Sunday, June 3, 2012

Election numbers to look for Pt. 1- Clues from past turnout

I'm going to do a 2-part series on historical Wisconsin turnout, as a prelude to another post that'll go over what to look for on Tuesday.

First of all, let's look at the last 2 gubernatorial elections, in 2006 and 2010. What I'll do is first show the turnout % for the state, based on the GAB's numbers for all Wisconsin elections in the last 65 years, and then show the top 10 Wisconsin counties for number of voters. This comes to between 52 and 55% of total votes cast for the state.

Total votes, Governor 2006 2,166,671
Turnout percentage, 2006 50.9%

% of overall state vote, Governor 2006
Dane County 9.90%
Waukesha County 8.15%
City of Milwaukee 7.99%
Rest of Milwaukee Co. 7.00%
Brown County 4.33%
Racine County 3.30%
Outagamie Co. 3.23%
Winnebago Co. 3.00%
Rock County 2.55%
Washington Co. 2.47%

Total votes, Governor 2010 2,171,331
Turnout percentage, 2010 49.7%

% of overall state vote, Governor 2010
Dane County 10.19% (+0.29% vs. 2006)
Waukesha County 8.71% (+0.56%)
City of Milwaukee 8.69% (+0.70%)
Rest of Milwaukee Co. 7.09% (+0.09%)
Brown County 4.09% (-0.24%)
Racine County 3.37% (+0.07%)
Outagamie Co. 3.02% (-0.21%)
Winnebago Co. 2.83% (-0.17%)
Washington Co. 2.73% (+0.26%)
Rock County 2.42% (-0.13%)

This shows that the pro-Walker counties of Waukesha and Washington (and the City of Milwaukee, interestingly!) made significant gains in their percentage of the vote in 2010, while lean-Dem Rock County fell down the list, and the Fox Valley counties of Brown, Outagamie and Winnebago also declined in significance.

Now let's turn this over to the last 2 presidential elections, as turnout is expected to be between the governor and presidential-year numbers at 60-65% (which would be somewhere between 2.6 million and 2.8 million votes), and see if the breakdown changes. 2004 was the tight race between Bush and Kerry that Kerry won by just over 11,000 votes (and could be a good guide for Tuesday's breakdown), while 2008 was an Obama blowout that he won over McCain by 56-42.

Total votes, 2004 3,016,288
Turnout percentage, 2004 72.9%

% of overall state vote, President 2004
City of Milwaukee 9.26%
Dane County 9.15%
Waukesha Co. 7.69%
Rest of Milw. Co. 6.83%
Brown County 4.11%
Racine County 3.39%
Outagamie Co. 3.00%
Winnebago Co. 2.96%
Rock County 2.69%
Kenosha County 2.55%
Washington Co. 2.42%

Total votes, 2008 2,996,869
Turnout percentage, 2008 69.2%

% of overall state vote, President 2008
Dane County 9.48% (-0.71% vs. 2010)
City of Milwaukee 9.22% (+0.53%)
Waukesha County 7.81% (-0.90%)
Rest of Milw. Co. 6.71% (-0.38%)
Brown County 4.18% (+0.09%)
Racine County 3.37% (same as 2010)
Outagamie Co. 3.07% (+0.05%)
Winnebago Co. 2.94% (+0.11%)
Rock County 2.65% (+0.23%)
Kenosha County 2.64% (+0.37%)
Washington Co. 2.49% (-0.24%)

A few interesting differences to ponder:

First is who moves up the list- the City of Milwaukee passes Waukesha County, and in 2004 even passed Dane County for total votes. They also see their share of the vote go up quite a bit, which is pretty important when you see that the City of Milwaukee went 78-21 for Obama in 2008, as well as 72-27 for Kerry in 2004, and 74-25 for Barrett in 2010. Waukesha County is also neutered a bit, as their share goes down nearly 1% from the share it had when it helped elect Walker in 2010.

No wonder D-B Van Hollen wants to have DOJ officials in Milwaukee on Tuesday to give a closer look to those voters - if we have turnout near presidential levels, it's likely that a good amount of the gain will be in Milwaukee, which would be a major help for Barrett and would hurt Walker. (Keep this one-sided move in the back of your mind when you consider Van Hollen coming up for another term in 2014.) On the flip side, Dane County's influence is also neutered a bit, but not quite to Waukesha County's levels (probably in no small part to Dane County's large student population, who are more likely not to vote in non-presidential elections).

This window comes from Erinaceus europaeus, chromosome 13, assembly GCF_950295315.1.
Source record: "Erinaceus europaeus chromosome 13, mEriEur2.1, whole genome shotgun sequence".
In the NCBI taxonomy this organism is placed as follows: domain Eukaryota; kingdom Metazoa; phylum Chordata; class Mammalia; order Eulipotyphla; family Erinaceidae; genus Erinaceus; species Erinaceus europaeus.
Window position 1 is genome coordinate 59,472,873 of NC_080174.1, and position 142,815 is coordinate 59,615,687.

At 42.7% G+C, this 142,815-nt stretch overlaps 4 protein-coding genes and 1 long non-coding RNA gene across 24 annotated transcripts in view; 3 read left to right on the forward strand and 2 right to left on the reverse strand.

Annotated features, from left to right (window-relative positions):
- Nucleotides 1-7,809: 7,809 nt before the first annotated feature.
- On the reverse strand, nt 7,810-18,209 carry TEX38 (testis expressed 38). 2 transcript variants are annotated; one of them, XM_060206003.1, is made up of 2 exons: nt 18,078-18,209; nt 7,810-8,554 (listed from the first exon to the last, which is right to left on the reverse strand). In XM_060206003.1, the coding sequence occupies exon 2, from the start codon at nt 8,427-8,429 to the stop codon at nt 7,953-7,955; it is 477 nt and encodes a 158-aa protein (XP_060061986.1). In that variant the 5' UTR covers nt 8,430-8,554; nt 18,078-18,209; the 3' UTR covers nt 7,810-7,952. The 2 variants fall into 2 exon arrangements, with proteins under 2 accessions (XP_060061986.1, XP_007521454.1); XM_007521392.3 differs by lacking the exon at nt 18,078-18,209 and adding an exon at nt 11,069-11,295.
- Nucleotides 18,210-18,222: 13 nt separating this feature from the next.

Also notice that Kenosha County appears on the list, and passes Washington County for 10th place. Washington County's huge GOP vote is also neutered some in this case vs. 2010 by about 0.25%. Given that Kenosha County has run around 2% more Democratic than the rest of the state, this would again help Barrett, and between Washington and Waukesha Counties, that's about 30,000 to 35,000 votes that would be dispersed across the state instead of staying in the 262, going to more Democratic areas. It would also be big for Barrett if Rock County would return to the 2.6% level it was at in 2004 and 2008 instead of the 2.42% it was at in 2010, given that Rock County gave 52.5% to Barrett last time (6 points above Tom's statewide total), and was 8% above the statewide Dem percentage in both 2004 and 2008.

So this should give you some good benchmarks to check for on Tuesday - if Waukesha County is getting more votes than the City of Milwaukee and Washington County is casting more votes than Rock or Kenosha Counties, Walker's in great shape. But if we're seeing over 10% of the total vote coming from Dane County (which means total votes are around their 2008 levels of 282,000), 250,000 votes from the City of Milwaukee, and Rock and Kenosha are outvoting the Grothmann supporters, then Barrett's already gone a long way to winning.

P.S- Tweet out from PPP poll- Lists Walker leading 50-47, but adds: "Our projected WI electorate voted for Obama by 7. He won the state by 14. Close that enthusiasm gap in the last 36 hours and Barrett wins." And I would concur with that. If 2008 Obama voters and turnout happens, Scotty's going home.

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